The reason we have bosses and hierarchies, despite their flaws, is that people need to be marching in the same general direction – ideally, every day, you’d work with a solid pace and quality output on what your boss deems important. Again, not that simple, but that’s how work should be. We’ve gotten far afield of that in some organizations because of bad promotions into management, declining culture, COVID work shifts, new financial models, constant pivots, and more.
The most powerful cultural change you can make at work is to shift the experiences of the people you work with, which in turn will shift their beliefs. And the easiest way to shift experiences is to just listen and talk to people about what matters, what’s hard, what’s easy, and what’s a priority. Show up, and actively listen.
And so finally that leaves us with the question that started this whole article: How should we work?
Let me share how I work, and hope that offers some insight you can benefit from:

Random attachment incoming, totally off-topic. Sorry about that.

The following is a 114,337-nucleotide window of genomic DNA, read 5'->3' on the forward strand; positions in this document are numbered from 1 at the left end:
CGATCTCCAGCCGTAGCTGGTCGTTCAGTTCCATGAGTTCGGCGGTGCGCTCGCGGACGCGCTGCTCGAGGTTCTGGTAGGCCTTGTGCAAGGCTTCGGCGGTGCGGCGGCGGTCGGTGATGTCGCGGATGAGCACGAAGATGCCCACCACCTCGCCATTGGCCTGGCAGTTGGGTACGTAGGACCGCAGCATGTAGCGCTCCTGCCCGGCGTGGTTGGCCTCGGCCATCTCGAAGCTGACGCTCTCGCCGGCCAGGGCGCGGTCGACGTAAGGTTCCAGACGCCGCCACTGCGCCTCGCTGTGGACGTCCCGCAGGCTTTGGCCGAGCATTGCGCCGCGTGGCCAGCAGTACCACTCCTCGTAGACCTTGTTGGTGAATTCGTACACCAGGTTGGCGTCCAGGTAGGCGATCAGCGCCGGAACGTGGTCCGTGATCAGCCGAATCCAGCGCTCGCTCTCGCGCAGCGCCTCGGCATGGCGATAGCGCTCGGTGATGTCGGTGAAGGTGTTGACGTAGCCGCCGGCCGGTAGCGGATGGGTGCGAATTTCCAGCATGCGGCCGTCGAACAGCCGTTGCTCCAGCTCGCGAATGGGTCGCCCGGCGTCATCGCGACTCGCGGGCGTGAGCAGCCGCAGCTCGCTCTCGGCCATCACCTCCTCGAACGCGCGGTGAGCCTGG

- I’m laser focused on a day-to-day basis on the highest and best use of my time according to what my boss thinks is the highest and best use of my time… not what I think. That means I don’t miss deadlines for my boss. I just don’t. Other things may fall, it might only be 80% well done, but what my boss wants, my boss gets and on time. Why? Because I want to be a reliable person that my boss can count on. Not because I’m brown-nosing, but because he/she generally has more context and understanding about what priorities exist for the business and so I trust my boss and I get sh*t done.
- If I don’t trust my boss, I leave. I just don’t, can’t, won’t work there. It makes me hate every day and I have to not hate my job to do my job well.
- My work pace is wildly inconsistent. Work doesn’t look like a moderate jogger’s pace all day long. It looks like a sprint following by a break, followed by a jog, followed by another sprint, followed by a nap. I adjust my pace to the needs of the day. And I don’t feel bad for taking breaks because I work with integrity and I’m reliable (see tip 1).
- Every once in a while, I think about what my boss’ boss is worried about and I look at my work through that lens. What can I learn? How can I grow? What would I do differently if I was worried about what they’re worried about?
How do you work?Let's build for pace and priority